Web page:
The researchers found that they could rescue the glassy eye phenotype induced by human prions if they modulated certain proteins involved in the unfolded protein response (UPR) pathway.  “Activating the PERK branch of the UPR or inhibiting the Ire1α branch could be valuable treatment strategies for prion diseases,” Melanie summarised in her research highlight. “Other therapeutic options could include modulating the structure of the prion protein itself. In this vein, Myers and colleagues investigated the protective effects of different amino acid substitutions found in dogs, horses, rabbits, and pigs. Asp167Ser, the canine residue mutation was protective against eye disorganisation and mushroom body degeneration in flies”.

A gallery of fruit fly eyes viewed under a microscope
A gallery of fly eye phenotypes from the paper Melanie Mew highlighted. Here, the flies express different unfolded protein response alleles, either alone or in combination with human prion protein.


The students appreciated the opportunity to summarise the work of other researchers. “I enjoyed the challenge of trying to honour the complexity of biological systems and experiments while highlighting only the most compelling results of the research study,” Melanie said, as she reflected on what she had gained from the experience of writing her research highlight. “This exercise in summary and synthesis gave me a greater appreciation for the simple yet profound insights that can be gleaned from studying evolutionary changes and relationships”.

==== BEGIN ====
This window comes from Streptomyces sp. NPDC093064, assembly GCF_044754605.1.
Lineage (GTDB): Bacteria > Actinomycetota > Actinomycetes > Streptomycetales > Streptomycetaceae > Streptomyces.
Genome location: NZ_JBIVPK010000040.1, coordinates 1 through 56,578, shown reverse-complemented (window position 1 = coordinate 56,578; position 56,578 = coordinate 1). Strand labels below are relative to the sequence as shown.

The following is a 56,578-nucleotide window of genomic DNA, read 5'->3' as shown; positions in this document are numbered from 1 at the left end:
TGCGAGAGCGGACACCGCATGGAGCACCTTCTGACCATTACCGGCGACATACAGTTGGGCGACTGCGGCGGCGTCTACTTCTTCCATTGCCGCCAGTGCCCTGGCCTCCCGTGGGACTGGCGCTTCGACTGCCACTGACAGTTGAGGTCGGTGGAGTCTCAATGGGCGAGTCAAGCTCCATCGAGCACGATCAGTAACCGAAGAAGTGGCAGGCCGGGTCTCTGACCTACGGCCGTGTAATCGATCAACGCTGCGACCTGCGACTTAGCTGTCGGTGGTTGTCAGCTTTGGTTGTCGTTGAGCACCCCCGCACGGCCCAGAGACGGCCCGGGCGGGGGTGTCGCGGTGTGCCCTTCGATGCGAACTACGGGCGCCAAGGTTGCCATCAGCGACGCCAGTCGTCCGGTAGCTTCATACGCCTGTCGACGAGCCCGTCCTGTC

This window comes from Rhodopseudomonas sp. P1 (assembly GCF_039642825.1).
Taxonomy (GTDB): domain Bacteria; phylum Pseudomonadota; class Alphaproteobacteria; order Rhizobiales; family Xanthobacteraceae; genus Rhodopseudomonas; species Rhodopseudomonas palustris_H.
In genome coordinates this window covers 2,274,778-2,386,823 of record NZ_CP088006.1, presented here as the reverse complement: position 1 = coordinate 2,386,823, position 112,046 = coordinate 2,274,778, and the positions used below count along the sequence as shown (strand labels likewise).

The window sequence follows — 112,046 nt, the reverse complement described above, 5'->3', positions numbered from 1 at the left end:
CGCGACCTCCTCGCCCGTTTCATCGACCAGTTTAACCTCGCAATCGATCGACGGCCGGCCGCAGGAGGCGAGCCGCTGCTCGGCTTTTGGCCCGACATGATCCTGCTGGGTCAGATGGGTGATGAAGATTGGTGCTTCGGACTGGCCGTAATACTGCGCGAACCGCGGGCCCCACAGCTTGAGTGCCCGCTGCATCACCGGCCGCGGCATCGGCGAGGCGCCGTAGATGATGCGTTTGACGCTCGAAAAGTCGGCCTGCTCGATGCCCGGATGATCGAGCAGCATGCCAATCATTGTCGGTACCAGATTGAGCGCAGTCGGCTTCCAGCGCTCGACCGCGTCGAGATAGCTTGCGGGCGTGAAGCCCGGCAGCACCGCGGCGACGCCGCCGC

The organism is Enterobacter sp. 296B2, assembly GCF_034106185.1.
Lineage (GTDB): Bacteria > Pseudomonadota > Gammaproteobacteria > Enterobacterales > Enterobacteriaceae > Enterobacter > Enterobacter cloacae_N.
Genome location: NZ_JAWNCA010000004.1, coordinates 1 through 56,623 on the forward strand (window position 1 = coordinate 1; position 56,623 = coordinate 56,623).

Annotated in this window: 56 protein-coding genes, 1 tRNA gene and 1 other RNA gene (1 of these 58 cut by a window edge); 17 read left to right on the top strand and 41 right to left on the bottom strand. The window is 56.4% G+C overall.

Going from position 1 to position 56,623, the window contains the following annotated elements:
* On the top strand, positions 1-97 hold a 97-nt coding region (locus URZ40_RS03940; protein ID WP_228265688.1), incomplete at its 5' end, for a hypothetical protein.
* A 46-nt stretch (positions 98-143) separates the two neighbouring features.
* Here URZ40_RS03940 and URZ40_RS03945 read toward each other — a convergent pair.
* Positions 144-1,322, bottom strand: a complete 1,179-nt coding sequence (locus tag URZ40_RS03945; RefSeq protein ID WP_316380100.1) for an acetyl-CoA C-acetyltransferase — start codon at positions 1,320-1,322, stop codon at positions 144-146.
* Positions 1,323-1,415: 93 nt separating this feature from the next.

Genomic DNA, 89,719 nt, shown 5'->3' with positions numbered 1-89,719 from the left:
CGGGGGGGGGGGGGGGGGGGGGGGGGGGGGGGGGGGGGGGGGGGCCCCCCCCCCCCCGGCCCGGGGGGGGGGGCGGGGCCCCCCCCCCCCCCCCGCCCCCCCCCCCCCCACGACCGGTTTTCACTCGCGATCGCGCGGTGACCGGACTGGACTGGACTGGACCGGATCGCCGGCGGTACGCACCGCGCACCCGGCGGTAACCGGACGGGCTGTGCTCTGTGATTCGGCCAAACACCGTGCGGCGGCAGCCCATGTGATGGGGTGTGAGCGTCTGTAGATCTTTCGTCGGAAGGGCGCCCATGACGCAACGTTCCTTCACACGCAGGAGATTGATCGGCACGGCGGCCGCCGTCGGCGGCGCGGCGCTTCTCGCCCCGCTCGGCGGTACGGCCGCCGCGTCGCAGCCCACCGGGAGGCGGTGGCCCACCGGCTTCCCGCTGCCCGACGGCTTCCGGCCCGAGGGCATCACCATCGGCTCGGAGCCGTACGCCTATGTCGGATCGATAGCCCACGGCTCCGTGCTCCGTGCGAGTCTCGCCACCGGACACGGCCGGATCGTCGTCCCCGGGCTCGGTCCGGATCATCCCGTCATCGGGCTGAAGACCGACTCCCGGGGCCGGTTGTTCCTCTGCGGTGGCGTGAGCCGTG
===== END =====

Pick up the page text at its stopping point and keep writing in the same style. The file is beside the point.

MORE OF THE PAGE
Katelyn also relished the experience. “I always enjoy reading recently published articles to keep current with my research area and other topics of priority,” she said. “While I’m a nutrition scientist by training, distilling the current scientific paper into a shorter summary was a welcome challenge since there is considerable overlap in research methodology among scientific disciplines. I applied my prior knowledge about epigenetic processes to a new biological concept, and I left with a more robust understanding of the mechanism as well as potential ideas for interdisciplinary research collaborations”.

Guy’s class is a great example of how Open Access research can be used as a teaching tool. preLights, our preprint highlighting service, has also been used as an educational resource for group-based critical analysis of preprints. If you teach graduate classes that touch on any of these issues, we encourage you to give something like this a try.